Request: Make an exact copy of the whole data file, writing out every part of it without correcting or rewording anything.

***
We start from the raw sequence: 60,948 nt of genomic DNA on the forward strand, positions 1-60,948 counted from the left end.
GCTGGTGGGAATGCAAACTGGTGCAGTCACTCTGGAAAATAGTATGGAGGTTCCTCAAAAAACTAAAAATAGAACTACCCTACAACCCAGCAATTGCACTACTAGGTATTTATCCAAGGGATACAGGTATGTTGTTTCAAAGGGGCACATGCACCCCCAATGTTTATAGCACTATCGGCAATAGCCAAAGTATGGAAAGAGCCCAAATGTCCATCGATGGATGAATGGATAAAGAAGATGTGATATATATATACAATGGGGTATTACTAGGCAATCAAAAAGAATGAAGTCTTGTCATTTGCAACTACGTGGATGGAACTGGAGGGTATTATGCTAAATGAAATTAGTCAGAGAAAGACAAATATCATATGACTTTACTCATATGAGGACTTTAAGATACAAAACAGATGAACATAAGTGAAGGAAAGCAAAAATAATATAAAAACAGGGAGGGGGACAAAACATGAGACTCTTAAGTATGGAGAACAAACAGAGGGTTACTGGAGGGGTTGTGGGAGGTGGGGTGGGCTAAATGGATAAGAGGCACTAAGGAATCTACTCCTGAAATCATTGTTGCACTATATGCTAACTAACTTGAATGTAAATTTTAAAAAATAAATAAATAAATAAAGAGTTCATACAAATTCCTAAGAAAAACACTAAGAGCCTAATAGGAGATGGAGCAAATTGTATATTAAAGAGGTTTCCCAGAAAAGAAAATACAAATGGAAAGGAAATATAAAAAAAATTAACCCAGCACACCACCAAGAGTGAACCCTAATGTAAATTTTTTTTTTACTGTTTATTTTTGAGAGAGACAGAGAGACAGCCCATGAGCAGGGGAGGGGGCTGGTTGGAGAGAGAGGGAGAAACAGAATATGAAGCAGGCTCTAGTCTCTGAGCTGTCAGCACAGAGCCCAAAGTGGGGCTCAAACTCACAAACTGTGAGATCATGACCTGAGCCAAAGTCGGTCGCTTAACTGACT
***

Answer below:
We start from the raw sequence: 60,948 nt of genomic DNA on the forward strand, positions 1-60,948 counted from the left end.
GCTGGTGGGAATGCAAACTGGTGCAGTCACTCTGGAAAATAGTATGGAGGTTCCTCAAAAAACTAAAAATAGAACTACCCTACAACCCAGCAATTGCACTACTAGGTATTTATCCAAGGGATACAGGTATGTTGTTTCAAAGGGGCACATGCACCCCCAATGTTTATAGCACTATCGGCAATAGCCAAAGTATGGAAAGAGCCCAAATGTCCATCGATGGATGAATGGATAAAGAAGATGTGATATATATATACAATGGGGTATTACTAGGCAATCAAAAAGAATGAAGTCTTGTCATTTGCAACTACGTGGATGGAACTGGAGGGTATTATGCTAAATGAAATTAGTCAGAGAAAGACAAATATCATATGACTTTACTCATATGAGGACTTTAAGATACAAAACAGATGAACATAAGTGAAGGAAAGCAAAAATAATATAAAAACAGGGAGGGGGACAAAACATGAGACTCTTAAGTATGGAGAACAAACAGAGGGTTACTGGAGGGGTTGTGGGAGGTGGGGTGGGCTAAATGGATAAGAGGCACTAAGGAATCTACTCCTGAAATCATTGTTGCACTATATGCTAACTAACTTGAATGTAAATTTTAAAAAATAAATAAATAAATAAAGAGTTCATACAAATTCCTAAGAAAAACACTAAGAGCCTAATAGGAGATGGAGCAAATTGTATATTAAAGAGGTTTCCCAGAAAAGAAAATACAAATGGAAAGGAAATATAAAAAAAATTAACCCAGCACACCACCAAGAGTGAACCCTAATGTAAATTTTTTTTTTACTGTTTATTTTTGAGAGAGACAGAGAGACAGCCCATGAGCAGGGGAGGGGGCTGGTTGGAGAGAGAGGGAGAAACAGAATATGAAGCAGGCTCTAGTCTCTGAGCTGTCAGCACAGAGCCCAAAGTGGGGCTCAAACTCACAAACTGTGAGATCATGACCTGAGCCAAAGTCGGTCGCTTAACTGACT